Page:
The four of us have been traveling in a van that has three seats for the last month.
Mark has developed a close working relationship with our van’s engine, meaning he is able to keep it from stalling randomly on the highway, and has thus established himself as the full time driver. For the rest of us, the game of Shotgun has become a very serious matter, and maintaining a clear set of rules has become crucial to sustaining any type of civility.
The rules are simple: call “shotgun!” and the front passenger seat is yours. However, at least one other person has to hear you call shotgun for it to count. The first person to hear it called will then usually call “middle,” claiming the third front bench seat, and the unlucky remaining individual will be relegated to sit in the back, awkwardly lying on one of the narrow bed-benches and cut off from the conversations and views of the front seat. Lastly, anyone can re-appropriate shotgun any time that the van is vacated by jumping in the front seat and yelling, “snake!”
Shotgun rights last all day, so the first person up each morning will normally wake someone else up by loudly claiming it. Will and I sleep three feet from each other in the back of the van, while Simon and Mark sleep in tents, giving the two of us a clear advantage in the morning.
By the time we leave Queenstown, NZ and start heading north for the NZ Enduro in Havelock, the snake rule is being enacted regularly and has been expanded to cover nearly any situation in our daily lives. A certain impatience and feeling of desperation has descended on the group, mostly due to our constant proximity to one another and the fact that daily tasks take us four times as long as they should. As a result, virtually anything has become fair game for snaking: unattended cups of coffee, personal snacks, music selection, clean socks.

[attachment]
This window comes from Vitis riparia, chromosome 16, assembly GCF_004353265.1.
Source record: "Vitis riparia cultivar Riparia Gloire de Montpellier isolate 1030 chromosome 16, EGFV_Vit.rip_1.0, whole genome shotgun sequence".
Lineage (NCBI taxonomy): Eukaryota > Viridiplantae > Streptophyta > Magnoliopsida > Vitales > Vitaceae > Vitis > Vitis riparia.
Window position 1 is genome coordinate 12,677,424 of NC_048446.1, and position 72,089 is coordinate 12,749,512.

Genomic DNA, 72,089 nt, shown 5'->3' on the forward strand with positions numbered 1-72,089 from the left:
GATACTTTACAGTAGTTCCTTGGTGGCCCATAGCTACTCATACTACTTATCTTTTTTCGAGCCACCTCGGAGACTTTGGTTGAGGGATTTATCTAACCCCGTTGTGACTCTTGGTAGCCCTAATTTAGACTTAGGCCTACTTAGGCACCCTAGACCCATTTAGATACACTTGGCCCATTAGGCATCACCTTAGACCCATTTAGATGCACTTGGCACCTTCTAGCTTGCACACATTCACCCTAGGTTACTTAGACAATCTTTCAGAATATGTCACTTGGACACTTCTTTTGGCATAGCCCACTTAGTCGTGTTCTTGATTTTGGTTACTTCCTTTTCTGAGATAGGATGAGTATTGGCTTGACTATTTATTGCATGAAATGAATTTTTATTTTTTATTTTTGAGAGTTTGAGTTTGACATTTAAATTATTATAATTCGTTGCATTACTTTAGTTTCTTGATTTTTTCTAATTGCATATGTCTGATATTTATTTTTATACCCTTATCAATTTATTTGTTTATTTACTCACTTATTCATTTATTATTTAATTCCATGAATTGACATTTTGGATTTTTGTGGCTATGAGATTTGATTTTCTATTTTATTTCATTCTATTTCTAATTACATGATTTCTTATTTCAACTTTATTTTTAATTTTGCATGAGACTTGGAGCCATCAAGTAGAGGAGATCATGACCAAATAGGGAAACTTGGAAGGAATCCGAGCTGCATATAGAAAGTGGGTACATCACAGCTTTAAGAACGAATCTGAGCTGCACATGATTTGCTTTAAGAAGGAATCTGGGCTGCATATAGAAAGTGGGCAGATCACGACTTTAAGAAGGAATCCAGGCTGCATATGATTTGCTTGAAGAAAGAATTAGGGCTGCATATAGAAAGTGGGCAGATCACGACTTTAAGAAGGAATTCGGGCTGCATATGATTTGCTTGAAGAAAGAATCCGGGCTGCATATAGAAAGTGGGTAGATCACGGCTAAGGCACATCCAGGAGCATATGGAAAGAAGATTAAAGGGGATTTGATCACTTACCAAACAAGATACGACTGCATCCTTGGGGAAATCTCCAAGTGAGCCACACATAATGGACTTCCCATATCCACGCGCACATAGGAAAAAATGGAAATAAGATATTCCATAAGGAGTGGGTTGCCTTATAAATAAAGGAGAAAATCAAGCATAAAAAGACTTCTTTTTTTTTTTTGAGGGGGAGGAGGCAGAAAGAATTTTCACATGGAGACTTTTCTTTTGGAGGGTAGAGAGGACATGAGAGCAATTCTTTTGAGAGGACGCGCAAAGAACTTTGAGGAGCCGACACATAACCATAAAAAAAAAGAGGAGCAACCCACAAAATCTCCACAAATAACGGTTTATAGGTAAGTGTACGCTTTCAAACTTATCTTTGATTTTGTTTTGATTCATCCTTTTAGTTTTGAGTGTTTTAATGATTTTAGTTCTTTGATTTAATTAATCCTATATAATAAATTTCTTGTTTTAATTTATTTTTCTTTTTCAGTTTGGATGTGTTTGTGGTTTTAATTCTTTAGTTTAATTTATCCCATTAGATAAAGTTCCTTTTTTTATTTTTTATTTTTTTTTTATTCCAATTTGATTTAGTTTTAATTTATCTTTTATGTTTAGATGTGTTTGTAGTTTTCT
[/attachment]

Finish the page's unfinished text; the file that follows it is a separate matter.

Our increasingly frequent and absurd snaking has become a sort of sport to us and a form of entertainment. Snaking the coffee beans that someone just ground for themselves, for instance, results in maniacal laughter and distracts us from the fact that we’ve been waiting for our second cup for over an hour.
It’s not until we arrive at our friend Harry’s cabin, where we’re staying during the race, that we realize how insane our behavior has become. Personal boundaries and respect for customs like shotgun are essential for basic human society to function, and through an abuse of snake we’ve let life in the van descend into chaos.
When we do arrive at Harry’s, however, there is an understanding that we need to try to follow more acceptable social customs during our stay, and all snaking is placed on hold. Harry doesn't regularly share the back of a midsize van with three other guys, and while our standards of conduct have become subconscious by this point, we are vaguely aware that he should not be subjected to such savagery.
The race itself is a cold, wet mess, and we likely owe our very survival to the relative luxuries provided by staying at Harry’s place rather than in the van, where trench foot and hypothermia would have been near certainties. However, more importantly than keeping us warm and dry, the cabin restored a level of sanity to our crew.
For three days, we set down plates of food and drinks without watching them from the corner of our eyes. We take turns doing laundry, taking showers and using bike tools without wrestling matches breaking out. It is enough time to slightly rewire our brains, so that when Will calls shotgun as we’re loading the van to leave Harry’s place for Nelson, neither Simon nor I have the impulse to charge the van or yell “snake!”
Thanks for that, Harry.